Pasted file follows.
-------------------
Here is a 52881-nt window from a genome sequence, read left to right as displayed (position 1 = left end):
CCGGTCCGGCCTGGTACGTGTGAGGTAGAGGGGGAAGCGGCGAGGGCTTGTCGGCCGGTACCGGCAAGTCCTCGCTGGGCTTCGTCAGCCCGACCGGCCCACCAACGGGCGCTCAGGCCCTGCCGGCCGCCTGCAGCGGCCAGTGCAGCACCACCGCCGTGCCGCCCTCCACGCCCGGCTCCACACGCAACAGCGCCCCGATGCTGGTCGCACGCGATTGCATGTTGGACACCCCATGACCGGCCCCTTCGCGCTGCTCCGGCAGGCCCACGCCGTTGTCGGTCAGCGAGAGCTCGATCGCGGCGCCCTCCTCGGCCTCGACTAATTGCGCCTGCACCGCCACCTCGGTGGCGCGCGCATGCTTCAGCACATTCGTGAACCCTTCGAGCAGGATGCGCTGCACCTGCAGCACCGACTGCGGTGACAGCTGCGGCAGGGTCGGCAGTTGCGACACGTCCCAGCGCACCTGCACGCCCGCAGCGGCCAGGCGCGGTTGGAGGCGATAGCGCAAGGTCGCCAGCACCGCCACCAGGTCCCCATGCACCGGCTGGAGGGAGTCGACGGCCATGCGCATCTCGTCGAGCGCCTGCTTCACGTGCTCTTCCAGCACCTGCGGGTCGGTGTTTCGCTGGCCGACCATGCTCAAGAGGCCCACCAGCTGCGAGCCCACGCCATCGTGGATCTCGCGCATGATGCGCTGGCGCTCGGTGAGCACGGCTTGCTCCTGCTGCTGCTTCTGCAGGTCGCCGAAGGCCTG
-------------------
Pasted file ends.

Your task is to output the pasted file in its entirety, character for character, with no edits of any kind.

Here is a 52881-nt window from a genome sequence, read left to right as displayed (position 1 = left end):
CCGGTCCGGCCTGGTACGTGTGAGGTAGAGGGGGAAGCGGCGAGGGCTTGTCGGCCGGTACCGGCAAGTCCTCGCTGGGCTTCGTCAGCCCGACCGGCCCACCAACGGGCGCTCAGGCCCTGCCGGCCGCCTGCAGCGGCCAGTGCAGCACCACCGCCGTGCCGCCCTCCACGCCCGGCTCCACACGCAACAGCGCCCCGATGCTGGTCGCACGCGATTGCATGTTGGACACCCCATGACCGGCCCCTTCGCGCTGCTCCGGCAGGCCCACGCCGTTGTCGGTCAGCGAGAGCTCGATCGCGGCGCCCTCCTCGGCCTCGACTAATTGCGCCTGCACCGCCACCTCGGTGGCGCGCGCATGCTTCAGCACATTCGTGAACCCTTCGAGCAGGATGCGCTGCACCTGCAGCACCGACTGCGGTGACAGCTGCGGCAGGGTCGGCAGTTGCGACACGTCCCAGCGCACCTGCACGCCCGCAGCGGCCAGGCGCGGTTGGAGGCGATAGCGCAAGGTCGCCAGCACCGCCACCAGGTCCCCATGCACCGGCTGGAGGGAGTCGACGGCCATGCGCATCTCGTCGAGCGCCTGCTTCACGTGCTCTTCCAGCACCTGCGGGTCGGTGTTTCGCTGGCCGACCATGCTCAAGAGGCCCACCAGCTGCGAGCCCACGCCATCGTGGATCTCGCGCATGATGCGCTGGCGCTCGGTGAGCACGGCTTGCTCCTGCTGCTGCTTCTGCAGGTCGCCGAAGGCCTG